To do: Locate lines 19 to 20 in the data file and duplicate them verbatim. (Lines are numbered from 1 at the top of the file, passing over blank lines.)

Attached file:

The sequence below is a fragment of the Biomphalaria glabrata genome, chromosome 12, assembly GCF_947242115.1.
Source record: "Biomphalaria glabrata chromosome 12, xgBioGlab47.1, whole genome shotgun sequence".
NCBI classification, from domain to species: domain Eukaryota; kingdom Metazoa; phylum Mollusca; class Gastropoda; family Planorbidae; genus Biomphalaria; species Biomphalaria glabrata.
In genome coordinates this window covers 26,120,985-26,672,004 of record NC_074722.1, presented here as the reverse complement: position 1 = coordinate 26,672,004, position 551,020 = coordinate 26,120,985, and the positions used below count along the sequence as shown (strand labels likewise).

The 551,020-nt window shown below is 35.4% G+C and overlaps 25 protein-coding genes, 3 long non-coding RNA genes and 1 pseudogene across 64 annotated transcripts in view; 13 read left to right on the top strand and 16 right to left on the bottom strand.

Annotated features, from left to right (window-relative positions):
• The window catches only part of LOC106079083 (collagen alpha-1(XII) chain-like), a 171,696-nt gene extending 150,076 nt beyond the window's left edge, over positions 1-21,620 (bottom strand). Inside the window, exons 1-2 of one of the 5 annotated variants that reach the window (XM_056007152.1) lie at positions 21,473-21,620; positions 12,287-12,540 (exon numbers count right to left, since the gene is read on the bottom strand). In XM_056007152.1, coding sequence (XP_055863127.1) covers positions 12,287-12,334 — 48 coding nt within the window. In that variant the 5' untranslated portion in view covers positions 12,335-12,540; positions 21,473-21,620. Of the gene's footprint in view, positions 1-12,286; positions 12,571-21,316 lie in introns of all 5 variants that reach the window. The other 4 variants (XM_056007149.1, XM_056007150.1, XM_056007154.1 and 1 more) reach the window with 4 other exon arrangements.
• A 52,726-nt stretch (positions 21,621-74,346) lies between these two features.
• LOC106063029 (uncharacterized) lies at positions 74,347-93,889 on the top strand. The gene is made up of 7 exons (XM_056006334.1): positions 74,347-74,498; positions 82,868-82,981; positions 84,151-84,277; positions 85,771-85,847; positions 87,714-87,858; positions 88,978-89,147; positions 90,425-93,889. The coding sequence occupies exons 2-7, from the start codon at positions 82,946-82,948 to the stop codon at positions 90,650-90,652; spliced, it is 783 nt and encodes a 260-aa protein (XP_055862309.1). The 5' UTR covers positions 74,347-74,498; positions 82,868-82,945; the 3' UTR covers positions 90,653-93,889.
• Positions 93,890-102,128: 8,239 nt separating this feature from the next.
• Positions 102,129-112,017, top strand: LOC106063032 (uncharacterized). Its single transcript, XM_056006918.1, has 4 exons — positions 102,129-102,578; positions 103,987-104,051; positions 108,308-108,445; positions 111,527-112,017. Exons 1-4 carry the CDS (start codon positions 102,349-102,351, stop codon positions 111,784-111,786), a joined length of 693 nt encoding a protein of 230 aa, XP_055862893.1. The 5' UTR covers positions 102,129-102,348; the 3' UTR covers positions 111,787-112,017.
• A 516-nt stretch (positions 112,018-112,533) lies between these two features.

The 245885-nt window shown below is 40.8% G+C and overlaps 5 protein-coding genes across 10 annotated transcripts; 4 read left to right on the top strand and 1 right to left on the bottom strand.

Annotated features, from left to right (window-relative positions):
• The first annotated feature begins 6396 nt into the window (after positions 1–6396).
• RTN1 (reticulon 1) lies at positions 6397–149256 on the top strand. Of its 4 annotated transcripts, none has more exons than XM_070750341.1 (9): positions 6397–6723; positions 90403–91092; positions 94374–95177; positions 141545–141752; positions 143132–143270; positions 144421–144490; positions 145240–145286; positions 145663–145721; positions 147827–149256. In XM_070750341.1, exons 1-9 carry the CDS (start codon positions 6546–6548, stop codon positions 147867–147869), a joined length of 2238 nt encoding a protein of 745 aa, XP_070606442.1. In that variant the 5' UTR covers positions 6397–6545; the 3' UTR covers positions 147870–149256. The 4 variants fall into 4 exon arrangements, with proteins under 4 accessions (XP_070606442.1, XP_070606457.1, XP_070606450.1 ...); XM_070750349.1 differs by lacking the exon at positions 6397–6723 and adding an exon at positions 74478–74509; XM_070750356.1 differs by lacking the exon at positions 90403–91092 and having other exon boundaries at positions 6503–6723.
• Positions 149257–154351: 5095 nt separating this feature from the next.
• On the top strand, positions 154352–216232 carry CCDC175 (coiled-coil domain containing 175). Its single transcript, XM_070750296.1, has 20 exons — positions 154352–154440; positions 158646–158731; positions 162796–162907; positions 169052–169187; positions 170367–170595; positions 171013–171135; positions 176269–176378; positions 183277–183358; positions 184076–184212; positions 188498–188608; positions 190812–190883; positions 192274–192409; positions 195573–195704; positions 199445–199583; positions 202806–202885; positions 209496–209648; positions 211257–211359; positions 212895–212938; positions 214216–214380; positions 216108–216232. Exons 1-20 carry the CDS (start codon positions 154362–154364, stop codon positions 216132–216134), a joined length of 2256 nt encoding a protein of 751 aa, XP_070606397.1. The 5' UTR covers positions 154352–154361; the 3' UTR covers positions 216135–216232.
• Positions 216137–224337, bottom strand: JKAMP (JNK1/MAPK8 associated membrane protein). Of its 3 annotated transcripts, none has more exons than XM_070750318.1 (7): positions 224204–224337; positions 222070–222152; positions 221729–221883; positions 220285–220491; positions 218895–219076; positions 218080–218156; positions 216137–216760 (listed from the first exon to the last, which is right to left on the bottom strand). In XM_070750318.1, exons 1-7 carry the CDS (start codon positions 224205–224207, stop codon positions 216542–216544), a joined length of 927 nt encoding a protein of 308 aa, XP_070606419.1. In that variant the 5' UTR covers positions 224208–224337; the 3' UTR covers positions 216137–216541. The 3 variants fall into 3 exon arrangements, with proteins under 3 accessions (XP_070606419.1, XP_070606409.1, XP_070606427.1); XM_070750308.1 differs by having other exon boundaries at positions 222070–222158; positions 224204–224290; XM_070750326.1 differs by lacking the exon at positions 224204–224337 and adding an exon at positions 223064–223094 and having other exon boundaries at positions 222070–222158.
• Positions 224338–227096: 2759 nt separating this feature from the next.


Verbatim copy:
• Positions 216137–224337, bottom strand: JKAMP (JNK1/MAPK8 associated membrane protein). Of its 3 annotated transcripts, none has more exons than XM_070750318.1 (7): positions 224204–224337; positions 222070–222152; positions 221729–221883; positions 220285–220491; positions 218895–219076; positions 218080–218156; positions 216137–216760 (listed from the first exon to the last, which is right to left on the bottom strand). In XM_070750318.1, exons 1-7 carry the CDS (start codon positions 224205–224207, stop codon positions 216542–216544), a joined length of 927 nt encoding a protein of 308 aa, XP_070606419.1. In that variant the 5' UTR covers positions 224208–224337; the 3' UTR covers positions 216137–216541. The 3 variants fall into 3 exon arrangements, with proteins under 3 accessions (XP_070606419.1, XP_070606409.1, XP_070606427.1); XM_070750308.1 differs by having other exon boundaries at positions 222070–222158; positions 224204–224290; XM_070750326.1 differs by lacking the exon at positions 224204–224337 and adding an exon at positions 223064–223094 and having other exon boundaries at positions 222070–222158.
• Positions 224338–227096: 2759 nt separating this feature from the next.